-- Edited by Bakeract on Tuesday 22nd of March 2011 09:52:48 PM
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Old 03-22-2011, 09:24 PM   #5
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RE: Hi there!

Tom,

I've owned two Cheoy Lee boats, but they were both sail. And as Hollywood said, their fiberglass is pretty good, and the Ford Lehman diesel is a real workhorse if it's been properly maintained. *You won't really know enough about the engine and condition of the vessel without a good survey (one for the boat and one for the engine).

Price-wise, it seems like a pretty good buy. *My only concern in your post is that you seem to have a time crunch, and that's not something you want when buying a boat. But having said that, if this boat seems to meet your needs it may be worth putting in an offer; with a contingency that if anything major is found to be wrong you can back out. The cost of a haulout and surveys would be yours, but it may be worth the investment.

Just my two cents.

Welcome to the forum.

Mike
Brookings, Oregon
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Old 03-22-2011, 09:40 PM   #6
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RE: Hi there!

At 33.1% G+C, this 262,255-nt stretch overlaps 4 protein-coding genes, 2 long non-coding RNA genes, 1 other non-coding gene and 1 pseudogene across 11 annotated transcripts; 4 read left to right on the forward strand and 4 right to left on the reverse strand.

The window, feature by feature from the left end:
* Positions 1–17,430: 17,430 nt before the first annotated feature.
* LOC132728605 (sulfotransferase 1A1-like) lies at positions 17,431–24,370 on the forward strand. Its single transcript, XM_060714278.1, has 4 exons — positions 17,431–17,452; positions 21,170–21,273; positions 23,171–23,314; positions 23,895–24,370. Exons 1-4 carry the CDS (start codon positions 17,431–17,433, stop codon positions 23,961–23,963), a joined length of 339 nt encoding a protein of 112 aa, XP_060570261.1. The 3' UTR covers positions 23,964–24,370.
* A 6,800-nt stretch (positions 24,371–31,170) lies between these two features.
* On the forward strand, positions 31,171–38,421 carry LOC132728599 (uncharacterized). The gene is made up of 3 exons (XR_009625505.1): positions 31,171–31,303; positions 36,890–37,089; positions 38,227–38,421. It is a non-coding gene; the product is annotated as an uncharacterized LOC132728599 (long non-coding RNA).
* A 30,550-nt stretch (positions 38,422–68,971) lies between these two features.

Quote:
coyote454 wrote:

Tom,

I've owned two Cheoy Lee boats, but they were both sail. And as Hollywood said, their fiberglass is pretty good, and the Ford Lehman diesel is a real workhorse if it's been properly maintained. *You won't really know enough about the engine and condition of the vessel without a good survey (one for the boat and one for the engine).

Price-wise, it seems like a pretty good buy. *My only concern in your post is that you seem to have a time crunch, and that's not something you want when buying a boat. But having said that, if this boat seems to meet your needs it may be worth putting in an offer; with a contingency that if anything major is found to be wrong you can back out. The cost of a haulout and surveys would be yours, but it may be worth the investment.

Just my two cents.

Welcome to the forum.

Mike
Brookings, Oregon